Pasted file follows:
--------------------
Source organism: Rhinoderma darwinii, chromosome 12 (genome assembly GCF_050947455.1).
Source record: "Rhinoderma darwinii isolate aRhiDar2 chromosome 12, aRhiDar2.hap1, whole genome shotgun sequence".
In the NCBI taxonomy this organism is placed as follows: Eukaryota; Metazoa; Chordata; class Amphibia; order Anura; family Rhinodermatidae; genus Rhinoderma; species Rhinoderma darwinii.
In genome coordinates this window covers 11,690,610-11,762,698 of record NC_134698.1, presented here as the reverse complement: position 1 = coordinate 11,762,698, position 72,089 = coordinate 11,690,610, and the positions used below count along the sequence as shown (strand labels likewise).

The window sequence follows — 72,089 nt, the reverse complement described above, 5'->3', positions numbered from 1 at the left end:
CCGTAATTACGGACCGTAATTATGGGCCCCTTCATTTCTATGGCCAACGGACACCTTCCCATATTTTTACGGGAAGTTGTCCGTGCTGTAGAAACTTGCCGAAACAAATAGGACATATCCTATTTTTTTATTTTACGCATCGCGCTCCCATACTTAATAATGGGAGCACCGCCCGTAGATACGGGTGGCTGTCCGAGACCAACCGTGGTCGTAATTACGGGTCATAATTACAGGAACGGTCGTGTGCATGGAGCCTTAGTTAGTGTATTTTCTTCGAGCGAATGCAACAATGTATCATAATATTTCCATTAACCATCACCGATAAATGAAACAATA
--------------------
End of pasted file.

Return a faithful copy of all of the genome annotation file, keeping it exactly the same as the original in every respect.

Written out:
Source organism: Rhinoderma darwinii, chromosome 12 (genome assembly GCF_050947455.1).
Source record: "Rhinoderma darwinii isolate aRhiDar2 chromosome 12, aRhiDar2.hap1, whole genome shotgun sequence".
In the NCBI taxonomy this organism is placed as follows: Eukaryota; Metazoa; Chordata; class Amphibia; order Anura; family Rhinodermatidae; genus Rhinoderma; species Rhinoderma darwinii.
In genome coordinates this window covers 11,690,610-11,762,698 of record NC_134698.1, presented here as the reverse complement: position 1 = coordinate 11,762,698, position 72,089 = coordinate 11,690,610, and the positions used below count along the sequence as shown (strand labels likewise).

The window sequence follows — 72,089 nt, the reverse complement described above, 5'->3', positions numbered from 1 at the left end:
CCGTAATTACGGACCGTAATTATGGGCCCCTTCATTTCTATGGCCAACGGACACCTTCCCATATTTTTACGGGAAGTTGTCCGTGCTGTAGAAACTTGCCGAAACAAATAGGACATATCCTATTTTTTTATTTTACGCATCGCGCTCCCATACTTAATAATGGGAGCACCGCCCGTAGATACGGGTGGCTGTCCGAGACCAACCGTGGTCGTAATTACGGGTCATAATTACAGGAACGGTCGTGTGCATGGAGCCTTAGTTAGTGTATTTTCTTCGAGCGAATGCAACAATGTATCATAATATTTCCATTAACCATCACCGATAAATGAAACAATA